A mobile spyware campaign against mainly Iranian citizens has been spotted – with evidence that the Iranian government might be involved.
The operation is dubbed Domestic Kitten by Check Point researchers — “kitten” to follow common APT nomenclature for Iranian groups and “domestic” because they believe the group is affiliated with the Iranian government, targeting Iranian citizens. The campaign mainly targets ISIS supporters and members of the Kurdish ethnic group residing with Iran — two groups that Tehran regards as hostile to its interests.
The threat actor takes a watering-hole approach, using carefully crafted fake Android apps to attract victims of interest. These include an ISIS-branded wallpaper app, a news updates app purporting to be from the legitimate ANF Kurdistan news agency, and a fake version of the Vidogram messaging app.
“Those behind the attack use fake decoy content to entice their victims to download such applications, which are in fact loaded with spyware, to then collect sensitive information about them,” Check Point analysts noted in a research brief.
So far, about 240 users have fallen victim to the surveillance, Check Point found – and 97 percent of its victims are Iranian. There are also a handful of victims from Afghanistan, Iraq and Great Britain.
“While the number of victims [is limited], the number of people affected by this operation is actually much higher,” the researchers noted. “This is due to the fact that the full contact list stored in each victim’s mobile device, including full names and at least one of their phone numbers, was also harvested by the attackers. In addition, due to phone calls, SMS details, as well as the actual SMS messages, also recorded by the attackers, the private information of thousands of totally unrelated users has also been compromised.”
Once an app is downloaded and the malware is installed, it picks up contact lists stored on the victim’s mobile device, phone call records, SMS messages, browser history and bookmarks, geo-location of the victim, external storage, photos, surrounding voice recordings and more.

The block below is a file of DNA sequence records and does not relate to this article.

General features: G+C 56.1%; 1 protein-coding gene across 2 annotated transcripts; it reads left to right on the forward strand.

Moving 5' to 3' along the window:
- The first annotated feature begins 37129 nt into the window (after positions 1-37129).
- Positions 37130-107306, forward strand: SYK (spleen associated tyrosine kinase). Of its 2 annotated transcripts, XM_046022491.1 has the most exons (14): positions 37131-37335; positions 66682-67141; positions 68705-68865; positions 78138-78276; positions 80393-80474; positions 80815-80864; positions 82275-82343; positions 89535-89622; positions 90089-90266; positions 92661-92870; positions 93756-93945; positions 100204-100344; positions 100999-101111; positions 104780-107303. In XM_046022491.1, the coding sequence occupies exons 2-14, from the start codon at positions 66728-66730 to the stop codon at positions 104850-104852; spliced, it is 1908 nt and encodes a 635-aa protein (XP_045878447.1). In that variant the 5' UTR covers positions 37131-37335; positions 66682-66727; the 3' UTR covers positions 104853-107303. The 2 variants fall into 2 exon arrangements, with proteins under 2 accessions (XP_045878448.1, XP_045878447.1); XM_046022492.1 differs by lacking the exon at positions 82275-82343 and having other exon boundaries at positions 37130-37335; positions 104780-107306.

Then, it loads the information into an AES-encrypted Zip archive file and sends it back to the command-and-control servers using HTTP POST requests. This is an on-demand process that’s carried out when the attackers send a command, such as “Get Contacts.”
All of the applications use the same certificate, issued back in 2016, and are affiliated with the same email address (telecom2016[@]yahoo [.] com). They also all use a misspelled package name (andriod.browser).
“Interestingly, the log documentation includes the name of the malicious application used to intercept the victims’ data, as well as an Application Code Name field,” the researchers said. “This field includes a short description of the app, which leads us to believe that this is a field used by the attackers to instantly recognize the application used by the victim. Observed code names include Daesh4 (ISIS4), Military News, Weapon2, Poetry Kurdish.”
As for attribution, the researchers said that they believe Iranian government entities, such as the Islamic Revolutionary Guard Corps (IRGC), Ministry of Intelligence, Ministry of Interior or others, are behind the espionage.
“While the exact identity of the actor behind the attack remains unconfirmed, current observations of those targeted, the nature of the apps and the attack infrastructure involved leads us to believe this operation is of Iranian origin,” the researchers said. “In fact, according to our discussions with intelligence experts familiar with the political discourse in this part of the world, [the government] frequently conducts extensive surveillance of these groups.”